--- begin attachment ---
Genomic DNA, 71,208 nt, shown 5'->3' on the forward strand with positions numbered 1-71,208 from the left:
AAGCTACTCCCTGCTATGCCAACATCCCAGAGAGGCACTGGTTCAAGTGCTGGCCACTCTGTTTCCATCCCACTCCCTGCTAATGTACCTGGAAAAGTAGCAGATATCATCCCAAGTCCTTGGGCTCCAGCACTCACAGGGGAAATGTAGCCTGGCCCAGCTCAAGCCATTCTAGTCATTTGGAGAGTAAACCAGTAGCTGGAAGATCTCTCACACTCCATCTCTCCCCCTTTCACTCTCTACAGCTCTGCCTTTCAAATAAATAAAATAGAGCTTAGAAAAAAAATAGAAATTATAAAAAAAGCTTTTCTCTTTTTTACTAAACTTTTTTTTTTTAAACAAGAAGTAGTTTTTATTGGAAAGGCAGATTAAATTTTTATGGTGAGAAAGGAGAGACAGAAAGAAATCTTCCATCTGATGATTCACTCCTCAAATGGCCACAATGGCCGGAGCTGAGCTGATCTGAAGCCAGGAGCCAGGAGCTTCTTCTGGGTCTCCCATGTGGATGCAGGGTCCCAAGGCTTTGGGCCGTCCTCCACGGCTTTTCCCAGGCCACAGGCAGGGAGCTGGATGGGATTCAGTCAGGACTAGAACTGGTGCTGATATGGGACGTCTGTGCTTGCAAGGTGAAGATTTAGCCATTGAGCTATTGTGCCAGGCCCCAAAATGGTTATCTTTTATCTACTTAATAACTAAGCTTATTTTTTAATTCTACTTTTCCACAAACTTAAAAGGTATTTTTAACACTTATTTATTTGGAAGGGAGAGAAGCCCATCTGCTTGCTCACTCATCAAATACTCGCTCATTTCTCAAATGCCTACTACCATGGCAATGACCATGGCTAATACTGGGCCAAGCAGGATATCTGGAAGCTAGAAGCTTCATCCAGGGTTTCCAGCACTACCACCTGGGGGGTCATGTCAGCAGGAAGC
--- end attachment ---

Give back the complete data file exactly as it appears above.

Genomic DNA, 71,208 nt, shown 5'->3' on the forward strand with positions numbered 1-71,208 from the left:
AAGCTACTCCCTGCTATGCCAACATCCCAGAGAGGCACTGGTTCAAGTGCTGGCCACTCTGTTTCCATCCCACTCCCTGCTAATGTACCTGGAAAAGTAGCAGATATCATCCCAAGTCCTTGGGCTCCAGCACTCACAGGGGAAATGTAGCCTGGCCCAGCTCAAGCCATTCTAGTCATTTGGAGAGTAAACCAGTAGCTGGAAGATCTCTCACACTCCATCTCTCCCCCTTTCACTCTCTACAGCTCTGCCTTTCAAATAAATAAAATAGAGCTTAGAAAAAAAATAGAAATTATAAAAAAAGCTTTTCTCTTTTTTACTAAACTTTTTTTTTTTAAACAAGAAGTAGTTTTTATTGGAAAGGCAGATTAAATTTTTATGGTGAGAAAGGAGAGACAGAAAGAAATCTTCCATCTGATGATTCACTCCTCAAATGGCCACAATGGCCGGAGCTGAGCTGATCTGAAGCCAGGAGCCAGGAGCTTCTTCTGGGTCTCCCATGTGGATGCAGGGTCCCAAGGCTTTGGGCCGTCCTCCACGGCTTTTCCCAGGCCACAGGCAGGGAGCTGGATGGGATTCAGTCAGGACTAGAACTGGTGCTGATATGGGACGTCTGTGCTTGCAAGGTGAAGATTTAGCCATTGAGCTATTGTGCCAGGCCCCAAAATGGTTATCTTTTATCTACTTAATAACTAAGCTTATTTTTTAATTCTACTTTTCCACAAACTTAAAAGGTATTTTTAACACTTATTTATTTGGAAGGGAGAGAAGCCCATCTGCTTGCTCACTCATCAAATACTCGCTCATTTCTCAAATGCCTACTACCATGGCAATGACCATGGCTAATACTGGGCCAAGCAGGATATCTGGAAGCTAGAAGCTTCATCCAGGGTTTCCAGCACTACCACCTGGGGGGTCATGTCAGCAGGAAGC